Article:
The central bank leaders today are considered godlike by their ability to move and control markets. In reality, they control nothing. Someday we will wake up and someone holding an IOU in the $280 trillion debt market will decide not to roll it forward and they will ask for their money back. The person standing next to them may see them do this and decide they should ask for their money back too. Interest rates, which have been falling around the world for 32 years, will rise off their ridiculous 2 percent levels and move higher. The tornado will have turned and the $10 trillion in QE will be seen as a small handheld fan in comparison to the power of a 280 trillion dollar debt market.

Then you will see the real crisis unfold and the world will turn to their saviors; the central banks. The fear will not come when paper assets begin to experience declines, it will come when investors collectively realize central banks have no power to stop a worldwide debt avalanche.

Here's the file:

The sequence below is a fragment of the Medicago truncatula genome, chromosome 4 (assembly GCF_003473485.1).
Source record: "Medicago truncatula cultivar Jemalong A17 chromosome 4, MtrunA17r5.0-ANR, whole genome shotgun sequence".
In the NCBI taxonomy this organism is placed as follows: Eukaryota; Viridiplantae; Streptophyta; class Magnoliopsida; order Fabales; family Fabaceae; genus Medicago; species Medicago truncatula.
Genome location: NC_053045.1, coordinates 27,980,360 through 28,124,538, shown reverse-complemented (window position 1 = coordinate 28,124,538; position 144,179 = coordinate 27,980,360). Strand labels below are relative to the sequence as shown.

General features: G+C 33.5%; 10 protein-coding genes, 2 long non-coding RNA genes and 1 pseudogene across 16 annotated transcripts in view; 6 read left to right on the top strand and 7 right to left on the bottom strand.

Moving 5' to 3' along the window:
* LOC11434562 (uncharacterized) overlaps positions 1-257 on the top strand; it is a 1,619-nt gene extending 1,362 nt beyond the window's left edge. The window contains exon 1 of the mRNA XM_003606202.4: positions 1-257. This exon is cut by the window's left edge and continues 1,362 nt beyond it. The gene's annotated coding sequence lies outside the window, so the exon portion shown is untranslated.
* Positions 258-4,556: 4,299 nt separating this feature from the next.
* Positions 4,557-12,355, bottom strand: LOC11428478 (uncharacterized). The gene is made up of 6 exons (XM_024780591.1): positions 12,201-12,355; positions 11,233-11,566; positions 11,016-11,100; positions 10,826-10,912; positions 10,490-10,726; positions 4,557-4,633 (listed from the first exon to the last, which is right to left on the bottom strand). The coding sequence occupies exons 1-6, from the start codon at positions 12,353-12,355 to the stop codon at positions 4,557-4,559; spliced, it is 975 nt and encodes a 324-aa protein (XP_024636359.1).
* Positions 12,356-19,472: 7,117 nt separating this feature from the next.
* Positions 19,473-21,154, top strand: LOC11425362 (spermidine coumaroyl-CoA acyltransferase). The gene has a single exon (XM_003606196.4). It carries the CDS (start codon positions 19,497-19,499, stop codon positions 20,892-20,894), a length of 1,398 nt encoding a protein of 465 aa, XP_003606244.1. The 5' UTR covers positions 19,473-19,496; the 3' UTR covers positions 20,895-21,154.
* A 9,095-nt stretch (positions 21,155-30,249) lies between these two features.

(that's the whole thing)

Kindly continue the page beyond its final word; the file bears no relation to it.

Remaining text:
When this moment arrives there will be chaos and there will be opportunity. For those that seek to go further down the rabbit hole and peer into the future, I highly suggest you read The Death Of Money, which walks through how the new monetary system will be created after the current one collapses.

For more see:

Global Debt Grows Exponentially While The Income To Support It Does Not

Tuesday, October 28, 2014

Four Straight Months Of U.S. Home Price Declines

The Case-Shiller home price index data was released this morning showing a month over month seasonally adjusted decline in home prices for the fourth month in a row.

Robert Shiller discusses the data with CNBC below noting that while the American dream is still to own a car and a home, there is a lot of common sense in support of renting and taking public transportation. 

It must be difficult for readers of this site outside the United States to try and figure out why a government would provide unlimited subprime auto loans, unlimited subprime student loans and unlimited subprime housing loans (Fannie Mae and Freddie Mac are already working on a new 3% down program for "less qualified" borrowers).